THE NORTH AGAIN
by Victor Kennedy (1938)
It's well, this tilting of the steady rain
That fills each billabong;
And yet, my ears are alert again
For one cry old and long;
It springs from the reefs where ships have lain
And ranks of dead men throng.
It's well, this moaning of the steady wind
That clangs each bolted gate;
But I have eyes with a fear behind;
For one form lean with hate;
It springs from the Barrier crests, surf-lined,
Where cyclone frenzies wait.
It's well, this terror in the hearts out here
(The creeks are in flood to-night)
But in my thought is a memory, clear
With wild, death-driven spite;
It springs from the east where trade winds veer
To break on headlands white.
It stamps through ranges where pendas hold
The press of a breaking sky,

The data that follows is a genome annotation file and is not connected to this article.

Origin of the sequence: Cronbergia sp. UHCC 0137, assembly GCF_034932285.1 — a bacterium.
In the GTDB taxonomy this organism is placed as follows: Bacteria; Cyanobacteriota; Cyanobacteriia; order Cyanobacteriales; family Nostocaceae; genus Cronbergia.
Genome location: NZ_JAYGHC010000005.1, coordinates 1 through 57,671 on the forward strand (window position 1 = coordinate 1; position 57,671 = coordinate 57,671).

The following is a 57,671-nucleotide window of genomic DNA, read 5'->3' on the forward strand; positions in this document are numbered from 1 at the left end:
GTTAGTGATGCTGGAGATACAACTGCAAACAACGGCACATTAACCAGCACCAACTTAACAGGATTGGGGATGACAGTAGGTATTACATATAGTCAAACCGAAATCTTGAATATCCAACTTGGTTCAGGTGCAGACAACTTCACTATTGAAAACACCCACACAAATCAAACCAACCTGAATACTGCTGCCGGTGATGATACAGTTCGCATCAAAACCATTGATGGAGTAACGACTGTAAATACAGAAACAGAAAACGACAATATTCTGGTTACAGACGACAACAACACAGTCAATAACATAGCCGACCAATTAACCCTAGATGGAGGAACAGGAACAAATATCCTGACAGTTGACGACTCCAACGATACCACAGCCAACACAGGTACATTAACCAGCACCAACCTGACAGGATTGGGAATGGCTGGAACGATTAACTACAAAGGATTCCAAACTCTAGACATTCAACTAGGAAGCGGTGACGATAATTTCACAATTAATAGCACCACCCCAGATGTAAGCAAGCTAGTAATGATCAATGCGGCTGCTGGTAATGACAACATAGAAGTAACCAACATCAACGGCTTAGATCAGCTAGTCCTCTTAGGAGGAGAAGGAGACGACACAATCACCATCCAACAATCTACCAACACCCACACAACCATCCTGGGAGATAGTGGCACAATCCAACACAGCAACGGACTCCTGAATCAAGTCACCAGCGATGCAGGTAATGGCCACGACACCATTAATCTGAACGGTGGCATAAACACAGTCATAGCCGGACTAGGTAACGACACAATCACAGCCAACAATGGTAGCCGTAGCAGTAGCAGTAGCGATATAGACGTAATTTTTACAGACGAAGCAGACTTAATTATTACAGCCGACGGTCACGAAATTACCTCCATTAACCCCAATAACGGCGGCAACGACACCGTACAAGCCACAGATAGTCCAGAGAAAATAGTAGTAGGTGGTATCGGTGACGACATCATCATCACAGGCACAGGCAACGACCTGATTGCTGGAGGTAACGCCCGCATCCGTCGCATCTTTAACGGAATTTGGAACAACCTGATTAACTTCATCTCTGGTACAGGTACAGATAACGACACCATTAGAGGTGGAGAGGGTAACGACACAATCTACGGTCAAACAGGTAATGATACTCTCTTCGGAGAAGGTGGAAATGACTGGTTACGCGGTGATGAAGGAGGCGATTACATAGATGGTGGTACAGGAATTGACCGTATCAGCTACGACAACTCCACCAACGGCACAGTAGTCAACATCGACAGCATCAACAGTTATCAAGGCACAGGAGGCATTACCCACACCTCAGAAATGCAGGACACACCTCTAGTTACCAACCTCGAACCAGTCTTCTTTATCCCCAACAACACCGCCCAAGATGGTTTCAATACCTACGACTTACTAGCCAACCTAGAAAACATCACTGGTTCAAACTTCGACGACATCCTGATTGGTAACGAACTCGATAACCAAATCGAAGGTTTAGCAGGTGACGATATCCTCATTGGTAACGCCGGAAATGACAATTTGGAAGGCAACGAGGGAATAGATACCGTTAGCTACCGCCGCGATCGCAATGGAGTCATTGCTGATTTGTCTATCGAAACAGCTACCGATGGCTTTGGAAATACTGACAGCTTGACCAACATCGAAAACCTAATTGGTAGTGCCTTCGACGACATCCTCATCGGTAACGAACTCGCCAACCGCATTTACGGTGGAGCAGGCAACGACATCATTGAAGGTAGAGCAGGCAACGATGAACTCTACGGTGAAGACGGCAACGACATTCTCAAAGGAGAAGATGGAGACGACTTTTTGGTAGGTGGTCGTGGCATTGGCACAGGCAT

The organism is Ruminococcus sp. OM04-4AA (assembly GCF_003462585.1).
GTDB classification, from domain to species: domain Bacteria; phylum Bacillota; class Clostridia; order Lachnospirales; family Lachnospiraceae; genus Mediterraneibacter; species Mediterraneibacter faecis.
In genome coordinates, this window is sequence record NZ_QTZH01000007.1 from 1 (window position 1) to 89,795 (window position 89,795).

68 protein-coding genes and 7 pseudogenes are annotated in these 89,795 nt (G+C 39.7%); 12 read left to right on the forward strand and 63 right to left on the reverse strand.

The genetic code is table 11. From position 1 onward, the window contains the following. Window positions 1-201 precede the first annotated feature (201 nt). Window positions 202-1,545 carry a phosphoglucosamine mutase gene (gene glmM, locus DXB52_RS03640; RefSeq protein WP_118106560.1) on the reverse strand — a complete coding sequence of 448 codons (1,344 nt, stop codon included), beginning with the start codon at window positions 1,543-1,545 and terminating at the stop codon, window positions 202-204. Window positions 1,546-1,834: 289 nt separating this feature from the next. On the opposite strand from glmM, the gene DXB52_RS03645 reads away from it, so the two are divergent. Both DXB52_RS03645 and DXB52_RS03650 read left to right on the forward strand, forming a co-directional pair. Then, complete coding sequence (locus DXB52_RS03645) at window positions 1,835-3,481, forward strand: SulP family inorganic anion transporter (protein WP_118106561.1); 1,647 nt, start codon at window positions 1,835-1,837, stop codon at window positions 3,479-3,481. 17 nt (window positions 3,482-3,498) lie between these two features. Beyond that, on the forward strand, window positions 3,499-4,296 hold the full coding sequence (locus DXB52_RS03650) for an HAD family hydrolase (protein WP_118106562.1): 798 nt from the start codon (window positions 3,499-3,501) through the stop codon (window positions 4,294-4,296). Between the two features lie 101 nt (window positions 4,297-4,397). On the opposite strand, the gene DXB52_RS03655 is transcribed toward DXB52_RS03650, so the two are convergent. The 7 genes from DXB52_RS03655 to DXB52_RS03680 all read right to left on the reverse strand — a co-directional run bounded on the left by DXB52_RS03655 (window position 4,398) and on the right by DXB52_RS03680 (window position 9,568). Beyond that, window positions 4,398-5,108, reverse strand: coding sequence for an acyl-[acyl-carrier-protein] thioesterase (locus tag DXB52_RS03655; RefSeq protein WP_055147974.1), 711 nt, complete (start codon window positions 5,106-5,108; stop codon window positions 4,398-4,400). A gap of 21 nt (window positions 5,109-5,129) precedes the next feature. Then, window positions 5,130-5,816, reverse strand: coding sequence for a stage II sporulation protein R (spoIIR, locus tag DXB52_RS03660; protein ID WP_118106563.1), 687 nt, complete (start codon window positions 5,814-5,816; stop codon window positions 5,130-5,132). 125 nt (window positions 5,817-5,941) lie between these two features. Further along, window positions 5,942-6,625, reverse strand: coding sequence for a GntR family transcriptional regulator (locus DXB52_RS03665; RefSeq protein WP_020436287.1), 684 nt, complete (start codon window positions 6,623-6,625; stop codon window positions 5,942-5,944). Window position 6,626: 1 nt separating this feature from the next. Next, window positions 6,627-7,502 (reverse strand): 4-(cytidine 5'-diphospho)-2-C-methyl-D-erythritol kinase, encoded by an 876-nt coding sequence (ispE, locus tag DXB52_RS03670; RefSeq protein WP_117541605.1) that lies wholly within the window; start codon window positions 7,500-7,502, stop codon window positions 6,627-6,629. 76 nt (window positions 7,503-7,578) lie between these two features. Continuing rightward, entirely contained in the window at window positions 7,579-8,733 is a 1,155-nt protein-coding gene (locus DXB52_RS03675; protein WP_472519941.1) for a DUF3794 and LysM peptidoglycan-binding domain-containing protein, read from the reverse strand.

And flings them screaming in flange and fold
To die where jungles die;
To bleed back to earth and sucking mould
The blood they'd striven by.
Yet I am turning to the North again
However its seasons go,
To feel the swish of the sweltering rain
After a mid-year glow;
To loiter awhile where banyans strain
And rich, red crotons grow.
It's well, the colours of life are there;
Blood's red; the brown of mould;
And life is swept to its atmosphere
Of filtered sunray-gold;
Fine, fine is the depth of amber air
Where jungle roots have hold.
And strong the urge in a firm-knit mind
(The soil's own springing seed)
To shape the life that a man must find
Is all that a man shall need;
For storms that are death and suns that blind
Are birth in that springing seed.
Victor Kennedy (1938)
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